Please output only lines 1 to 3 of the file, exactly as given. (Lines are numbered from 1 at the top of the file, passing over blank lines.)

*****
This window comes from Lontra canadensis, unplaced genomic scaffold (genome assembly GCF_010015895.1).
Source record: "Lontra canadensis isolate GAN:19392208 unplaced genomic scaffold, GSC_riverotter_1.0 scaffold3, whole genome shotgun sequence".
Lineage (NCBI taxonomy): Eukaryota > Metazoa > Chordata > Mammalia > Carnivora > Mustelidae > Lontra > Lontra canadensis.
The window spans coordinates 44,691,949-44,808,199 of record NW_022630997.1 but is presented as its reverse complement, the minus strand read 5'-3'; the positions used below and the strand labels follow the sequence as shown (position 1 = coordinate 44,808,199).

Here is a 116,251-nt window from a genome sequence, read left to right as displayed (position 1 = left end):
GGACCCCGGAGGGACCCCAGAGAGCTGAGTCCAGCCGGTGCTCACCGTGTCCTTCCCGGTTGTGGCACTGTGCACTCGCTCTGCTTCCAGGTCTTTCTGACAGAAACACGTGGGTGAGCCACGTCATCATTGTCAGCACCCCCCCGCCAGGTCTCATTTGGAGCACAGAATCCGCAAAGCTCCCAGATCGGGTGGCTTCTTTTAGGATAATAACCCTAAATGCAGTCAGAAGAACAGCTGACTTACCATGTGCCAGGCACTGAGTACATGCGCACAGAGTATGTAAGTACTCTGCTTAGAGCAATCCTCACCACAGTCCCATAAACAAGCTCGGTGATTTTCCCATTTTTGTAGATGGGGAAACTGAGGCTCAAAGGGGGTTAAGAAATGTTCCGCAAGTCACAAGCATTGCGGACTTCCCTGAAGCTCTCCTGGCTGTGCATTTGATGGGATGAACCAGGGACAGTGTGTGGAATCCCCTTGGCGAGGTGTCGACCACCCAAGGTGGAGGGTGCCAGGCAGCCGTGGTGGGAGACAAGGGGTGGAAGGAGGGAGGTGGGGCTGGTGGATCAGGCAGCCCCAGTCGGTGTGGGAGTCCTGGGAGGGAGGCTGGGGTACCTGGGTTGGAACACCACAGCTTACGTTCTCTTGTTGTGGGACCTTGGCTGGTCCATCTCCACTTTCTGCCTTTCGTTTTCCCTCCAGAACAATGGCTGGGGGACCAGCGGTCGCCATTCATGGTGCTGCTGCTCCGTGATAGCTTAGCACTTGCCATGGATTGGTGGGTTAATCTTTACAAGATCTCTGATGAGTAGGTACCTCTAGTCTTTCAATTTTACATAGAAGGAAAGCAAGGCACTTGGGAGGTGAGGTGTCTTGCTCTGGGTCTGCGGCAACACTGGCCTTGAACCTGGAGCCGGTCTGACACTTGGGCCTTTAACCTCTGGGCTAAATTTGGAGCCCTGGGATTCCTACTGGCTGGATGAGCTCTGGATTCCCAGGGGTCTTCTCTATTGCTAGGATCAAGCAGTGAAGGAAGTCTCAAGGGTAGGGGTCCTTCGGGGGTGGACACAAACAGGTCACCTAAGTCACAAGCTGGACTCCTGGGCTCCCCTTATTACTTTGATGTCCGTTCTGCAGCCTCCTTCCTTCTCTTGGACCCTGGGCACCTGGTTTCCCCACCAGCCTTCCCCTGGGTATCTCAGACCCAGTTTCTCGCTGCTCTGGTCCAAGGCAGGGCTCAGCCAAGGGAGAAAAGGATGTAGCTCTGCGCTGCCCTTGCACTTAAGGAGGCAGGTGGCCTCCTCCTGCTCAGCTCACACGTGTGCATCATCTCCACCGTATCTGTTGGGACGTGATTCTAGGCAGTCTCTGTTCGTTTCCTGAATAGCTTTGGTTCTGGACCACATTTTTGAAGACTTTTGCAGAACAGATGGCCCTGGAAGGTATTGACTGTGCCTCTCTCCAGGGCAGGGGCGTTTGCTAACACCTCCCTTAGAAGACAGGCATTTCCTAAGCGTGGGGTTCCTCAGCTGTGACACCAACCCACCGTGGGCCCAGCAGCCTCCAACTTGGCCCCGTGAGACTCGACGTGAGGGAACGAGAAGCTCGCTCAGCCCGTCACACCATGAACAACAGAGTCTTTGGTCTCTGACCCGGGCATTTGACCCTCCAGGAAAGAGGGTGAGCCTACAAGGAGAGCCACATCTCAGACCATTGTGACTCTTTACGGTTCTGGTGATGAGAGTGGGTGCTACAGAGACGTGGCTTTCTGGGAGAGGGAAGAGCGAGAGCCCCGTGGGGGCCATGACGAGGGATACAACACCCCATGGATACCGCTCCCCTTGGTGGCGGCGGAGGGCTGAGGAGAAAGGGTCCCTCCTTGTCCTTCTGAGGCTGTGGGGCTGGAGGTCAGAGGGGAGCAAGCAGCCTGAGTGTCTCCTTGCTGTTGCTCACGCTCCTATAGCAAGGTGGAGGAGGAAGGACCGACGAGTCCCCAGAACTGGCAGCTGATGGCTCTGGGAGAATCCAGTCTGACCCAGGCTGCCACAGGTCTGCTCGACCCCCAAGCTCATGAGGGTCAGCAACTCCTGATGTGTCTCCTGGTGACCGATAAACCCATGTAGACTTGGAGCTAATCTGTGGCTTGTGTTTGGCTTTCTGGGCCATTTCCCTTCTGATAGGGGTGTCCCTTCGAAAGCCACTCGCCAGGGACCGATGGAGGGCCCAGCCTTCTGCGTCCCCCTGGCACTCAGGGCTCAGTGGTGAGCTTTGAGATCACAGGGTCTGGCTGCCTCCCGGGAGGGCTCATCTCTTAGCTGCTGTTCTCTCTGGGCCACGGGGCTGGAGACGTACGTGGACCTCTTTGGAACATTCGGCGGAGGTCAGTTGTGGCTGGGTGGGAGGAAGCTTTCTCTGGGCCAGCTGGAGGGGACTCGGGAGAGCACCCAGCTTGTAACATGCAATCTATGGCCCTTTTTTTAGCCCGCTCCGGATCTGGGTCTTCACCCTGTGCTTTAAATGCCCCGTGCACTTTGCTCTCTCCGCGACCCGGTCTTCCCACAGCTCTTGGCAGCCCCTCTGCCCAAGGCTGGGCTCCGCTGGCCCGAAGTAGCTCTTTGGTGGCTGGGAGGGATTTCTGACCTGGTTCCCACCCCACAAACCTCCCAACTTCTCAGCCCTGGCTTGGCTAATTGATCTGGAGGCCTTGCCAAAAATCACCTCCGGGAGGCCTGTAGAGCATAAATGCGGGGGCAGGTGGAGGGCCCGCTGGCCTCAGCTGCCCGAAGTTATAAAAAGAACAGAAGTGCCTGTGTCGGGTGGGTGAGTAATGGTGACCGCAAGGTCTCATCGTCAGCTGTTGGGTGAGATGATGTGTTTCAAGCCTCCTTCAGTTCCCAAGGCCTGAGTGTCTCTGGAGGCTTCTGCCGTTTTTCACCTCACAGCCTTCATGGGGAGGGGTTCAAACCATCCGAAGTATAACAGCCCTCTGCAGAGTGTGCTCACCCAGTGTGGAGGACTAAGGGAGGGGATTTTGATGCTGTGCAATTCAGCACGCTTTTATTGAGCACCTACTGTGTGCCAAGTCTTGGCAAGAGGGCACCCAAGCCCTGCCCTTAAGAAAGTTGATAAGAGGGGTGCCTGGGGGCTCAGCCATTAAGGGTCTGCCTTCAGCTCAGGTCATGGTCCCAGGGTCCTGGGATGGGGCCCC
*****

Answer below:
This window comes from Lontra canadensis, unplaced genomic scaffold (genome assembly GCF_010015895.1).
Source record: "Lontra canadensis isolate GAN:19392208 unplaced genomic scaffold, GSC_riverotter_1.0 scaffold3, whole genome shotgun sequence".
Lineage (NCBI taxonomy): Eukaryota > Metazoa > Chordata > Mammalia > Carnivora > Mustelidae > Lontra > Lontra canadensis.